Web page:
U.S. crude oil supplies fell 600,000 barrels for the week ending May 10, according to an Energy Information Administration report (link opens in PDF) released today. That's a dip of about 0.15%.
While imports remained virtually unchanged from the previous week, a slight increase in refinery input pushed overall supply to 394.9 million barrels. After rising 200,000 barrels the previous week to hit record highs for the second week in a row, this latest news is a welcome downturn in inventories. However, the report notes that inventories continue to remain "well above the upper limit of the average range for this time of year."
Total motor gasoline inventories increased 2.6 million barrels, pushing supply out of the middle ground and into the upper half of its seasonally adjusted range. Gasoline demand remains weak, even as pump prices headed higher for the second straight week. The national average hit $3.603 per gallon on May 13, up $0.065 from the previous week but $0.151 below the average last May.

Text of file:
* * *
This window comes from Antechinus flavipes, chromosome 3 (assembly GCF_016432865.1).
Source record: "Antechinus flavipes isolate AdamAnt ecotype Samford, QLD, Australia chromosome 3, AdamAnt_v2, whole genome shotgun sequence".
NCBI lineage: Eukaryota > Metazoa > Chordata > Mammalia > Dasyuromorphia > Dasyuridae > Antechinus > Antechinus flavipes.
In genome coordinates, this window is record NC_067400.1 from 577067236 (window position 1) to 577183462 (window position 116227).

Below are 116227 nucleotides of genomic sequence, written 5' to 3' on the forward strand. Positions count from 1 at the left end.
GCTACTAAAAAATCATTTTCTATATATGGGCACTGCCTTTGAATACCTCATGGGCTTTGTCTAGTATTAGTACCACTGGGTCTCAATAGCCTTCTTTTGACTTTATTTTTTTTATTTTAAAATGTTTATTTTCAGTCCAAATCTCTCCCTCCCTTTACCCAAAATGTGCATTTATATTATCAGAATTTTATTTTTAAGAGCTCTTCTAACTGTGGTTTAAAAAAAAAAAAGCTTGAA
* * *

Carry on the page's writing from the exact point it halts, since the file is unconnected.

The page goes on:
Distillate fuel inventories also expanded, up 2.6 million barrels. While supplies remain in the lower half of their average range, overall demand remains weak.
The article Crude Oil Inventories Dip as Inputs Rise originally appeared on Fool.com.
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